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Document Max. Freq Min. Freq
Harper's Encyclopedia of United States History (ed. Benson Lossing) 202 202 Browse Search
Lucius R. Paige, History of Cambridge, Massachusetts, 1630-1877, with a genealogical register 45 45 Browse Search
Knight's Mechanical Encyclopedia (ed. Knight) 38 38 Browse Search
Brigadier-General Ellison Capers, Confederate Military History, a library of Confederate States Military History: Volume 5, South Carolina (ed. Clement Anselm Evans) 26 26 Browse Search
Cambridge History of American Literature: volume 3 (ed. Trent, William Peterfield, 1862-1939., Erskine, John, 1879-1951., Sherman, Stuart Pratt, 1881-1926., Van Doren, Carl, 1885-1950.) 25 25 Browse Search
James Russell Soley, Professor U. S. Navy, Confederate Military History, a library of Confederate States Military History: Volume 7.1, The blockade and the cruisers (ed. Clement Anselm Evans) 19 19 Browse Search
The Cambridge of eighteen hundred and ninety-six: a picture of the city and its industries fifty years after its incorporation (ed. Arthur Gilman) 18 18 Browse Search
Edward L. Pierce, Memoir and letters of Charles Sumner: volume 4 18 18 Browse Search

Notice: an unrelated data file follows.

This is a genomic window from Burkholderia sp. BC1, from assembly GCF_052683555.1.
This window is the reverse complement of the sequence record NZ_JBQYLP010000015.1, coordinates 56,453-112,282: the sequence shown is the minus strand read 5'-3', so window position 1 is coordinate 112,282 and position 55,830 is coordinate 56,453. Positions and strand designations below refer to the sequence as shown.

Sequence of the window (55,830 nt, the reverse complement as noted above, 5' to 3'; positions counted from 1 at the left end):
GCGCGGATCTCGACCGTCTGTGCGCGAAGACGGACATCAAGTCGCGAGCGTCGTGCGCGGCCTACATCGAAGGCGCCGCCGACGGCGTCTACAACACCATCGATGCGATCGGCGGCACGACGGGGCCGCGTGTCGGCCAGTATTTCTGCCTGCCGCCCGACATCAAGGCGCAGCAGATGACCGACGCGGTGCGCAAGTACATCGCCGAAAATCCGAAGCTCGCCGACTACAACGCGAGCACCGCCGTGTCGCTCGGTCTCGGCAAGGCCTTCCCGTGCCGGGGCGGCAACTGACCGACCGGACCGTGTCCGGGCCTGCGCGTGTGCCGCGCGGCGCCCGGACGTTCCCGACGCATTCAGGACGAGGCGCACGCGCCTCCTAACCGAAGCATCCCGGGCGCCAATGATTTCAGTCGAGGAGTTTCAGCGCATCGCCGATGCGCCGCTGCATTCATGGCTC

Benjamin Cutter, William R. Cutter, History of the town of Arlington, Massachusetts, ormerly the second precinct in Cambridge, or District of Menotomy, afterward the town of West Cambridge. 1635-1879 with a genealogical register of the inhabitants of the precinct. 13 13 Browse Search
Thomas Wentworth Higginson, Henry Walcott Boynton, Reader's History of American Literature 12 12 Browse Search
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Browsing named entities in Medford Historical Society Papers, Volume 12.. You can also browse the collection for 1874 AD or search for 1874 AD in all documents.

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Medford Historical Society Papers, Volume 12., The first Methodist Episcopal Church of Medford. (search)
what was styled a two-story church, i.e., its basement, containing the Sunday-school and social rooms, was entirely above ground, and was light and roomy. Its spire was 140 feet in height and contained one of the Medford town clocks and a 1,800-pound bell of the key of F. If this edifice lacked the present-day requirements of church housekeeping, it was at least up to date at its erection, and was built with the idea of accommodating a growing church in a growing community. The winter of 1874 was blessed with a glorious revival, in which many were converted and brought into the church. Mr. Wagner was followed by Rev. T. Berton Smith, and he by Rev. T. Corwin Watkins. In October, 1878, the semi-centennial of the church was held, it being fifty years from the date of incorporation. The celebration lasted one week, and many former pastors were present. When Mr. Watkins left us he took with him as his wife one of our members, Miss E. D. Hadley. Mr. Watkins was followed by Rev. Gil